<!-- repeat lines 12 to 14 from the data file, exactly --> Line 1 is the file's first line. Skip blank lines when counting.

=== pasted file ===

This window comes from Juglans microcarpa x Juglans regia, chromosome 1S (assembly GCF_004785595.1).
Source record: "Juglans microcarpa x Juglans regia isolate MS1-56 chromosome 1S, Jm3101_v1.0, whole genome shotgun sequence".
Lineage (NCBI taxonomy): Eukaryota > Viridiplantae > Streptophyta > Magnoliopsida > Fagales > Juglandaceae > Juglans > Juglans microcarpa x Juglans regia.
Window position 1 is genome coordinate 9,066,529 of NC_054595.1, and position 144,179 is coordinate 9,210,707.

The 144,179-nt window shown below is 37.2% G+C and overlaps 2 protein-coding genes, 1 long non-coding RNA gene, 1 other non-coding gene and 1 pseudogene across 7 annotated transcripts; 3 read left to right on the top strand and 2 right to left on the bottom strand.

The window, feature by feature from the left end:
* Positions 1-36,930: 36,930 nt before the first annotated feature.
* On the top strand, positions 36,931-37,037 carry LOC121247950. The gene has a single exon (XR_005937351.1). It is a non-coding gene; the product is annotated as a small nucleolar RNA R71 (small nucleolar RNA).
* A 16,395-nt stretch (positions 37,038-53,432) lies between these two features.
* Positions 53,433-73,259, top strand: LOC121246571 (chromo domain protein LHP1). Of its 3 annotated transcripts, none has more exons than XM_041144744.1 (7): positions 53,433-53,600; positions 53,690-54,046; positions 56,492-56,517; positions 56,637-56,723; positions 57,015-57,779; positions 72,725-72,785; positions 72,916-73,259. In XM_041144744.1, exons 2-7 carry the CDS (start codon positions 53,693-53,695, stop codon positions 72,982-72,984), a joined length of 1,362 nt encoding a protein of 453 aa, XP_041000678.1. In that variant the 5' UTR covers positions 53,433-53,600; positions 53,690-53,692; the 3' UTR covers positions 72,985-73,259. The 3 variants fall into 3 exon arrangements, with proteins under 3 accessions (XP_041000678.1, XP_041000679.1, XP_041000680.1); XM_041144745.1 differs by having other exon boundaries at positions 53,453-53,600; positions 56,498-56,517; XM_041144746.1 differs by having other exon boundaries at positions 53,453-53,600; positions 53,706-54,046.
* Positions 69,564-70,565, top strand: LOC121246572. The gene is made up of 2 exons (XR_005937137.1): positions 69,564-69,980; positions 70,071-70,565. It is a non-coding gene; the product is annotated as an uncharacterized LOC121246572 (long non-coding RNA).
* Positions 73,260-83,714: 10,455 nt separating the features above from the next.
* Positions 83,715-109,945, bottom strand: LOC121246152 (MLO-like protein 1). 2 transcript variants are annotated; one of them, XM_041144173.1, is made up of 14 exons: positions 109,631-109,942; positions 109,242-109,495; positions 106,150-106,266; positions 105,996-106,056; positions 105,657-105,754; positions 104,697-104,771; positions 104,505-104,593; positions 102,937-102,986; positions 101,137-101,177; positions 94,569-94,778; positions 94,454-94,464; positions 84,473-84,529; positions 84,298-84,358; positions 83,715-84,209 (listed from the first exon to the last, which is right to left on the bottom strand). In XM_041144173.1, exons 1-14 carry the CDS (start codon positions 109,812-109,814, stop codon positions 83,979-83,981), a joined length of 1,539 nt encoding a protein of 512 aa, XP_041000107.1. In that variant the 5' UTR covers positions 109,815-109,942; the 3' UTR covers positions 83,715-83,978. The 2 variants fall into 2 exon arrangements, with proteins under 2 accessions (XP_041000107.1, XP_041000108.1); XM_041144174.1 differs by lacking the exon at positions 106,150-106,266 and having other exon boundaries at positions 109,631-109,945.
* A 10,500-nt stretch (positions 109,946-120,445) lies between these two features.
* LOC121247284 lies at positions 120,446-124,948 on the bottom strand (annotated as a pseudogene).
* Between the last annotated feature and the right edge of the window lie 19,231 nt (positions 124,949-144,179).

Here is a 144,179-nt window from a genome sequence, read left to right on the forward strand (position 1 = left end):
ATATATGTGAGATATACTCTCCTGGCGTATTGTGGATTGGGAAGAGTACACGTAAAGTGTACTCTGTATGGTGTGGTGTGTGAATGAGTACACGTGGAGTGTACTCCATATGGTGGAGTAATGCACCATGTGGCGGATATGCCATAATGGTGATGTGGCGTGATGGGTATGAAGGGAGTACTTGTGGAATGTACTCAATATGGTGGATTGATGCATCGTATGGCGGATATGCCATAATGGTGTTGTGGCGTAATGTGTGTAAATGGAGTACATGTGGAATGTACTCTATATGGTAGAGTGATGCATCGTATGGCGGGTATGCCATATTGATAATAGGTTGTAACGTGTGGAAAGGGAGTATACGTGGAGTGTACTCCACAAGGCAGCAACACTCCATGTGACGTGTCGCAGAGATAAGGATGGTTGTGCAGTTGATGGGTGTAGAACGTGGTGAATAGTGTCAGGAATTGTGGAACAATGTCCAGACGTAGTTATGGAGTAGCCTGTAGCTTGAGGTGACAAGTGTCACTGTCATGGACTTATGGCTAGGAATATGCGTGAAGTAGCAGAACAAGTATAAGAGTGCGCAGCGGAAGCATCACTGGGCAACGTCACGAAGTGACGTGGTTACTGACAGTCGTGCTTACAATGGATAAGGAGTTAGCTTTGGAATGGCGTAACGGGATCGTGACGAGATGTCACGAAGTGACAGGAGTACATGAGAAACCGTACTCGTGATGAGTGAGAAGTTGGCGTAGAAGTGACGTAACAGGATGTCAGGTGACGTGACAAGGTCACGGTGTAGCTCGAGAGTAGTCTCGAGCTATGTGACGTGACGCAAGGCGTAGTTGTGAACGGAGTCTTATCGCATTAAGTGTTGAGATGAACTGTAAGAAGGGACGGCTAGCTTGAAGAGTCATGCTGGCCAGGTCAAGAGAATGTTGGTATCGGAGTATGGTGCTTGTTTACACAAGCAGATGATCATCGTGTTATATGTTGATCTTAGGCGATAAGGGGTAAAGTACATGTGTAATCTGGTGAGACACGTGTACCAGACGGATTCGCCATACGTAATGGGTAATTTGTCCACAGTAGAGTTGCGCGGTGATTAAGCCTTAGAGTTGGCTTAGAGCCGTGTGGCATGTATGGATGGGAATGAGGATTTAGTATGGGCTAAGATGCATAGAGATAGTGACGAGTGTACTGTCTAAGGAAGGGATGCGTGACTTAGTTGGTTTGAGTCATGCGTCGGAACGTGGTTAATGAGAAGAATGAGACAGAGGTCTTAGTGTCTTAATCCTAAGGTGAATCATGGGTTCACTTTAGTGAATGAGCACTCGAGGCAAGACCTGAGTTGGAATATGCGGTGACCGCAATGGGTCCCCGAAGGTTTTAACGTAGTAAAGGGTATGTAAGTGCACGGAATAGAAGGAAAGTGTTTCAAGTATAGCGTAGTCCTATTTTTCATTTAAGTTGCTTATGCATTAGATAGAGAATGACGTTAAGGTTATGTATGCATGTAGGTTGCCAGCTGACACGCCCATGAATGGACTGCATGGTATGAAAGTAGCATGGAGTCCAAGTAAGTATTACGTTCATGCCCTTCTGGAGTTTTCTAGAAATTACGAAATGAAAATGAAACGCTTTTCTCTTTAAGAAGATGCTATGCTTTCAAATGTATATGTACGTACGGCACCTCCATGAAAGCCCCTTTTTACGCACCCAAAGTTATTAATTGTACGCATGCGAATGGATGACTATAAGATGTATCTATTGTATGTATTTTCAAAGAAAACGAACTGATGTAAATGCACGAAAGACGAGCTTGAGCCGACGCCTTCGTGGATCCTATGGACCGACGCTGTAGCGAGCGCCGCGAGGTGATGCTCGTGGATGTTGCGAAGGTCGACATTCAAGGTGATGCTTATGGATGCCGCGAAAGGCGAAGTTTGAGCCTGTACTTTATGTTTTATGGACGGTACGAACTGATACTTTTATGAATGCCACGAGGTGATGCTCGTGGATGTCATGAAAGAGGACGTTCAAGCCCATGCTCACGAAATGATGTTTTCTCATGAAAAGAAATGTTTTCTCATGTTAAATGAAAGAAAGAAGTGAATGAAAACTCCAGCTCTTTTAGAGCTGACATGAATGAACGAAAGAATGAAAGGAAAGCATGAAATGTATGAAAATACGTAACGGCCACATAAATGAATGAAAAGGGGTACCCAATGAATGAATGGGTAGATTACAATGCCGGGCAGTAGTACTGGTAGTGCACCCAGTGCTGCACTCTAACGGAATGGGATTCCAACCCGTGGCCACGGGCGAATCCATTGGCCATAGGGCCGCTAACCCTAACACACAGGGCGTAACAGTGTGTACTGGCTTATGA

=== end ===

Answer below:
* Positions 73,260-83,714: 10,455 nt separating the features above from the next.
* Positions 83,715-109,945, bottom strand: LOC121246152 (MLO-like protein 1). 2 transcript variants are annotated; one of them, XM_041144173.1, is made up of 14 exons: positions 109,631-109,942; positions 109,242-109,495; positions 106,150-106,266; positions 105,996-106,056; positions 105,657-105,754; positions 104,697-104,771; positions 104,505-104,593; positions 102,937-102,986; positions 101,137-101,177; positions 94,569-94,778; positions 94,454-94,464; positions 84,473-84,529; positions 84,298-84,358; positions 83,715-84,209 (listed from the first exon to the last, which is right to left on the bottom strand). In XM_041144173.1, exons 1-14 carry the CDS (start codon positions 109,812-109,814, stop codon positions 83,979-83,981), a joined length of 1,539 nt encoding a protein of 512 aa, XP_041000107.1. In that variant the 5' UTR covers positions 109,815-109,942; the 3' UTR covers positions 83,715-83,978. The 2 variants fall into 2 exon arrangements, with proteins under 2 accessions (XP_041000107.1, XP_041000108.1); XM_041144174.1 differs by lacking the exon at positions 106,150-106,266 and having other exon boundaries at positions 109,631-109,945.
* A 10,500-nt stretch (positions 109,946-120,445) lies between these two features.